Translations and Easy Read versions are available on the gov.uk website here.
Travelling within England
You should continue to plan ahead and travel safely where possible.
You can plan ahead and travel safely by taking the following precautions:
- walk or cycle where possible
- plan ahead and avoid busy times and routes on public transport
- regularly wash or sanitise your hands
- wear a face covering on public transport, unless you’re exempt
- make sure the space is well ventilated. Open windows or take other actions to let in plenty of fresh air
You must not share a private vehicle in groups larger than 6 people (except when everyone present is from no more than 2 households), unless your journey is made for an exempt reason.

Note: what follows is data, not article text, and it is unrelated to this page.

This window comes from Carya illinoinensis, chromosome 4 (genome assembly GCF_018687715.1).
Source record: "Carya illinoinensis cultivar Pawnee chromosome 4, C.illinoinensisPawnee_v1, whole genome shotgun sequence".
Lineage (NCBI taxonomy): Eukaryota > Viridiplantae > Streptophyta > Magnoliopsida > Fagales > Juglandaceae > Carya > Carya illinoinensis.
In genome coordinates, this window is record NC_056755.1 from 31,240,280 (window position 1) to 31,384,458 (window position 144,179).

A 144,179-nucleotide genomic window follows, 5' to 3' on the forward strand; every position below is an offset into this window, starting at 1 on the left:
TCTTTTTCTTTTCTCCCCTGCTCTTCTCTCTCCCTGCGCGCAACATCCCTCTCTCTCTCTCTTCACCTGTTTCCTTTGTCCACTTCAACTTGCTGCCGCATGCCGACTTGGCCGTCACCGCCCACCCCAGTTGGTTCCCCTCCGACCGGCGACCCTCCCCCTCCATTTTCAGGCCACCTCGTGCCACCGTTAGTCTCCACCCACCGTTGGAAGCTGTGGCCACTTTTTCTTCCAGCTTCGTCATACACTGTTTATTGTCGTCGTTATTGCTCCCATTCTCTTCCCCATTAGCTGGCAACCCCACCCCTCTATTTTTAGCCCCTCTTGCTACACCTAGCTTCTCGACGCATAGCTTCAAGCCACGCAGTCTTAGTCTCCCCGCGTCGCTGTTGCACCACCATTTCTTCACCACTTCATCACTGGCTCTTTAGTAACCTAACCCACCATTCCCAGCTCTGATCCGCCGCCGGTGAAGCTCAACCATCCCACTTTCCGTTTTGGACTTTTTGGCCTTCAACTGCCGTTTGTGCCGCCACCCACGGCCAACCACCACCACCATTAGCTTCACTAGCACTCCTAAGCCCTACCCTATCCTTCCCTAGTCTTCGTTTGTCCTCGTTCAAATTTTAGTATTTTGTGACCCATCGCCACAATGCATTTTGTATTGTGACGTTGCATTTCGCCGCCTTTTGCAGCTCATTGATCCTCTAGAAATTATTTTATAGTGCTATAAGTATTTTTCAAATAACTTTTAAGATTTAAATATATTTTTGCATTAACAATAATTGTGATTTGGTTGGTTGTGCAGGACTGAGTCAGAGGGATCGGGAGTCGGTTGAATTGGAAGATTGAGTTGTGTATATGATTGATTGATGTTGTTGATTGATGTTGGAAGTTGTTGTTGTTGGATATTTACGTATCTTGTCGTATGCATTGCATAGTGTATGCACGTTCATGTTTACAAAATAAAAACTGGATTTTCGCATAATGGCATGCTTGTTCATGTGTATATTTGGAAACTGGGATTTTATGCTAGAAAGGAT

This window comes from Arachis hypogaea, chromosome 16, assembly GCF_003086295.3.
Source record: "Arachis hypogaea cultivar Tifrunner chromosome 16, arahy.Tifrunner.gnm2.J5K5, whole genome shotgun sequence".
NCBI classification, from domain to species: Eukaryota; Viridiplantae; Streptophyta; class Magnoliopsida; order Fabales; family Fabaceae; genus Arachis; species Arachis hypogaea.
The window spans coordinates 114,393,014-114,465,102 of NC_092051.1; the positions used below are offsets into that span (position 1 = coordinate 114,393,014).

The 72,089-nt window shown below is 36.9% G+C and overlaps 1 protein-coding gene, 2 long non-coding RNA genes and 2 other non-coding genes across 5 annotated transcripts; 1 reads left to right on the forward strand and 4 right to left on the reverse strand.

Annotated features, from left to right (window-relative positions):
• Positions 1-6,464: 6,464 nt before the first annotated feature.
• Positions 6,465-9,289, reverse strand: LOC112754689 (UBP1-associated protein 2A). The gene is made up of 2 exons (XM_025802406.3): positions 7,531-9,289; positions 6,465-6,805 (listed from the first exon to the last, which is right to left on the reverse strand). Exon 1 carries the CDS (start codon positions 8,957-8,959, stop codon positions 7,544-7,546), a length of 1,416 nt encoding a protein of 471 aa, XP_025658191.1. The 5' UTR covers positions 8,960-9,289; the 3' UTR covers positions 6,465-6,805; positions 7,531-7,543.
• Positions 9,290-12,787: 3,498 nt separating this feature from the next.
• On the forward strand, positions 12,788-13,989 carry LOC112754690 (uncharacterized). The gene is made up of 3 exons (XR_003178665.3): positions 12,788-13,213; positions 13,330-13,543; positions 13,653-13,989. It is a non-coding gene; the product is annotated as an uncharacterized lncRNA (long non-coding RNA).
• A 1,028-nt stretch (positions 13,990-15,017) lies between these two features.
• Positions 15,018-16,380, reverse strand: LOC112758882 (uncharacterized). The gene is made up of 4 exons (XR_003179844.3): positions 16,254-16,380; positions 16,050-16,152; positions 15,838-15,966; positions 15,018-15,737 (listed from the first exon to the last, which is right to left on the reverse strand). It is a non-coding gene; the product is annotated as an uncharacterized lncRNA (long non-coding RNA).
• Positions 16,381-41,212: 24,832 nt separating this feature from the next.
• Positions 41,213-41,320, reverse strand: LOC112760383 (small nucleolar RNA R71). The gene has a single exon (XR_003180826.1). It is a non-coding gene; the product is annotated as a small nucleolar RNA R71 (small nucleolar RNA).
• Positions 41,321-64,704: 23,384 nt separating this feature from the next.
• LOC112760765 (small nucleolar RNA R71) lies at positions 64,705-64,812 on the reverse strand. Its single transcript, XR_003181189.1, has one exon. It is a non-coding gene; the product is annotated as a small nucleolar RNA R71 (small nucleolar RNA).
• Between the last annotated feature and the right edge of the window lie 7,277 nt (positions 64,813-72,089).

There is additional guidance on safer travel, including on the safe use of public transport.
Travelling within the UK, the Republic of Ireland and the Channel Islands
Travelling to England
Across the different parts of the Common Travel Area (the UK, the Republic of Ireland, Jersey, Guernsey and the Isle of Man), there may be rules in place that restrict travel to England.
You should check the restrictions in place where you intend to travel from before making arrangements to travel.
Provided you are permitted to travel from another part of the Common Travel Area (the UK, the Republic of Ireland, Jersey, Guernsey and the Isle of Man), you may enter England and are not required to quarantine on arrival. If you do travel to England, you must follow the restrictions on what you can and cannot do.
Travelling from England